At some point, all developers of income-producing rental real estate think about an exit strategy for their investors and themselves. There can be any one of several tipping points driving the decision to consider selling, including:
- Valuations: Current capitalization rates may be making it attractive to sell.
- Succession planning: The developer may be getting older and may not have a strong team capable of successfully managing the business.
- Aging assets: The asset base may require substantial costly upgrades and refreshing, and the developer may not want to wait to harvest the resulting enhanced ROI.
- Some of the developer’s stable of longtime investors may simply wish to cash out.
Often, these long-term successful investments have allowed distributions of refinancing proceeds, leaving the owners with significant deferred federal and state income tax liabilities held in abeyance solely because of the property’s nonrecourse financing.
In considering alternative exit strategies, developers almost without exception seek to avoid the phantom gain resulting from triggering those substantial negative capital accounts, typically without regard to the underlying value of the real estate. So, a straight sale for cash or installment sales aren’t the most tax-efficient exit strategy. Additionally, that aversion to triggering phantom gain is one of the reasons developers historically have favored like-kind exchanges to get a “refresh” of geography or asset class.
Clients tell us today that accomplishing like-kind exchange transactions – especially for lower cap rate assets – is very challenging. The number of quality assets is relatively low, and competition for those assets is fierce. Additionally, attempting to replace a portfolio of assets through a series of like-kind exchanges is logistically and administratively challenging. Of course, the 2017 Tax Cuts and Jobs Act’s (TCJA’s) elimination of personal property for qualifying like-kind exchange treatment has made the presence of “boot” in an exchange more problematic. Further, the Biden administration’s proposal to repeal the like-kind exchange provision adds another issue to the mix.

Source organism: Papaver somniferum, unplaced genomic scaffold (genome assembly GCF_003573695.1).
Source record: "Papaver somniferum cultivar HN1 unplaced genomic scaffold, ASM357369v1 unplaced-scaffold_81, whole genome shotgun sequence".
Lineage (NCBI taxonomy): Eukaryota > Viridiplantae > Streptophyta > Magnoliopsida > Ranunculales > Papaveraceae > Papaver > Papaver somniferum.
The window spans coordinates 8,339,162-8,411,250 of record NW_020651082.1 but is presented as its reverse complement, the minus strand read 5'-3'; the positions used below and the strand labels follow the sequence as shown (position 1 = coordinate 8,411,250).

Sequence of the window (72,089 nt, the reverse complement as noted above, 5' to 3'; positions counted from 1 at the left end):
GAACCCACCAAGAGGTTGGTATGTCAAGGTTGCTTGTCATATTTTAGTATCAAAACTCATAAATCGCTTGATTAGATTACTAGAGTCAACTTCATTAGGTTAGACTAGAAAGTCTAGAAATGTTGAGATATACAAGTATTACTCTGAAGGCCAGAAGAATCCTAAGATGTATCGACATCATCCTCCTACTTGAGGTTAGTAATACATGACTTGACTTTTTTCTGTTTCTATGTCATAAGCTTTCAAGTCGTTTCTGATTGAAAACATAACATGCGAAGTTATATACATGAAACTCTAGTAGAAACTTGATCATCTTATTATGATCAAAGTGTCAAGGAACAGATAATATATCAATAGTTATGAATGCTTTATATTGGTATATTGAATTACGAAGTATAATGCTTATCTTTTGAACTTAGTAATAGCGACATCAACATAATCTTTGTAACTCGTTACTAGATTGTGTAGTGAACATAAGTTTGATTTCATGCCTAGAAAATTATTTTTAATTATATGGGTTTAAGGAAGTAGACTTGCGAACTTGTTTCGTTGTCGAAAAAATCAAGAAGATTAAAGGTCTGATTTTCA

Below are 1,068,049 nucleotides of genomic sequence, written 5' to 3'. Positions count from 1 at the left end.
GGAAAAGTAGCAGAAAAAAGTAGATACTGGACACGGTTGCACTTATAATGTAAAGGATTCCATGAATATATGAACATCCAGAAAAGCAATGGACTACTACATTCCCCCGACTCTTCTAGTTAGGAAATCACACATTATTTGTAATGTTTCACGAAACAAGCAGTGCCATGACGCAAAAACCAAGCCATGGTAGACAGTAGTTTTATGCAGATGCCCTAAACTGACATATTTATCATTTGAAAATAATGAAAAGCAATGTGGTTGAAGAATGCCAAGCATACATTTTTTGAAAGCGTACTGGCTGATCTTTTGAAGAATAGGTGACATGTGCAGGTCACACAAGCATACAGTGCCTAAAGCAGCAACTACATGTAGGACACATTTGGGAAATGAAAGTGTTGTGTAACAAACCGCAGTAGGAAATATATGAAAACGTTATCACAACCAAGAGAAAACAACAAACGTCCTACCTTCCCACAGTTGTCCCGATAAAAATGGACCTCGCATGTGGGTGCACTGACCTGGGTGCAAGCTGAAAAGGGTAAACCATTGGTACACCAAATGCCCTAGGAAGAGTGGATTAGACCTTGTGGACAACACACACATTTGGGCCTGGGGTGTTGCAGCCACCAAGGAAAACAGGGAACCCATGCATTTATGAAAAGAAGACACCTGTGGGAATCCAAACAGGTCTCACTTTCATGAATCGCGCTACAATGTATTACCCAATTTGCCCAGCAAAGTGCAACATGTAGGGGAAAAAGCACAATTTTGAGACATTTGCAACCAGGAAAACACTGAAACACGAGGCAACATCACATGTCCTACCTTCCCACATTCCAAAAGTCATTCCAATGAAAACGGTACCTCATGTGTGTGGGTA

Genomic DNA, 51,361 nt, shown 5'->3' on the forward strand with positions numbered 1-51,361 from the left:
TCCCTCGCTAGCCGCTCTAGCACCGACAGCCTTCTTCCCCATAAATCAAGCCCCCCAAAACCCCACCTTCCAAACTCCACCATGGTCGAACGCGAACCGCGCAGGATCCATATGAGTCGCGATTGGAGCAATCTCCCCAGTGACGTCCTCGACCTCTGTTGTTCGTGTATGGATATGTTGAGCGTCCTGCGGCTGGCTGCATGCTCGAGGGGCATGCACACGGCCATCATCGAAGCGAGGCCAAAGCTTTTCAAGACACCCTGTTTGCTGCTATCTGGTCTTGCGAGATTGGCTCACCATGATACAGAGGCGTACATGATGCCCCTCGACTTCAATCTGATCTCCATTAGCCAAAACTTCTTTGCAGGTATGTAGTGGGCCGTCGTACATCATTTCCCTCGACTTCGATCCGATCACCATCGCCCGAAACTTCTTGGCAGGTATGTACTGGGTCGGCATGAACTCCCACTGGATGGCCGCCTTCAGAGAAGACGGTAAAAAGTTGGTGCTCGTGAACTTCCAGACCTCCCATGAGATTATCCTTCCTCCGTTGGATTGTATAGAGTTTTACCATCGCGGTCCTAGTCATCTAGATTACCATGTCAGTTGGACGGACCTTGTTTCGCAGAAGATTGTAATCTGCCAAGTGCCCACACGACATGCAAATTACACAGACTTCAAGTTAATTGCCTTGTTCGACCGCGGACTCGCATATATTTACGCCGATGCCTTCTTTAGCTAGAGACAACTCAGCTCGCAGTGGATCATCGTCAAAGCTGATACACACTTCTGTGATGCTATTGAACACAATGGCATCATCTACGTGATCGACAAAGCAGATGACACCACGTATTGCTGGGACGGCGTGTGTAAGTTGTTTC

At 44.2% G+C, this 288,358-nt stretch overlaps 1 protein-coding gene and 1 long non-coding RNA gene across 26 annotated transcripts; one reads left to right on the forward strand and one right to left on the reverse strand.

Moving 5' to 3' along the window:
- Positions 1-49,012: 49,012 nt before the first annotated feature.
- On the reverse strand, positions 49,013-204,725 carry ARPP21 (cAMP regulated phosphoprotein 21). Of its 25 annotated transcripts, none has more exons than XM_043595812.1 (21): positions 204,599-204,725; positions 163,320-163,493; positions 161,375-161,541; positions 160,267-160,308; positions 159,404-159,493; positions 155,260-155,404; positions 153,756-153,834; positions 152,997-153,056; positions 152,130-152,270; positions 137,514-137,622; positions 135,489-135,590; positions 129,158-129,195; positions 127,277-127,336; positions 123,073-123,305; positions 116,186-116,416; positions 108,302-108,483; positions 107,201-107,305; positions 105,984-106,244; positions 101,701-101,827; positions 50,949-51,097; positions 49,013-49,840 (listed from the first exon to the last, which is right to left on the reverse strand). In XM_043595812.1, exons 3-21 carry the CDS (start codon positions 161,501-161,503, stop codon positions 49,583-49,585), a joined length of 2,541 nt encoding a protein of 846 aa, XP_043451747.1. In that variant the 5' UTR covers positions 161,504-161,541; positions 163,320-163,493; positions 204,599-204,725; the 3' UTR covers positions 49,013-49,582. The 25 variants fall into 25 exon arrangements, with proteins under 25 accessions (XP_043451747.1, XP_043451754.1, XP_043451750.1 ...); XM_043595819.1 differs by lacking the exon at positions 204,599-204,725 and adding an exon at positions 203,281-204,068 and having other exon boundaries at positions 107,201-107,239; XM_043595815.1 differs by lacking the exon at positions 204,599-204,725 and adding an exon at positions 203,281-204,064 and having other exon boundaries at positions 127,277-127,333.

So, what’s a developer to do, both personally and for his or her investors?
The rise of private REITS
Private real estate investment trusts (REITs) are increasing in popularity as an alternative investment strategy as investors continue to seek yield in a lower interest rate environment. For investors, the attraction of private REITs is a relatively high current cash distribution policy (compared to other investment options) coupled with (arguably) a stable share value.
Publicly registered REITS generally file with the Securities and Exchange Commission (SEC) and are generally open to all investors, but some do not list their shares for trading on major stock exchanges. (These often are referred to as “nontraded publicly registered REITs.) Private REITs don’t file with the SEC and generally seek only institutional and so-called accredited investor capital. As of mid-2020, there are 26 publicly registered, non-listed REITs, with these companies and private REITs owning about $1 trillion in real estate.
Given the increased level of interest we’ve seen on the part of sponsors for private REITs for chasing value, developers are getting approached more aggressively to purchase some or all of their real estate portfolio. The strategy is for the developer and their investors to “sell” their investment real estate in a tax-deferred transaction in exchange for operating partnership (OP) units convertible on a one-to-one basis into shares in the REIT. (Note, however, that the conversion of an OP unit to a REIT share is a taxable event.)
The benefits of an OP unit “sale” are attractive, at least at first blush, and easy to understand:
- The investors have diversified their investment, reducing exposure to risk. In lieu of looking to a single asset in one limited partnership, typically they receive a smaller ownership piece of a larger number of real estate projects.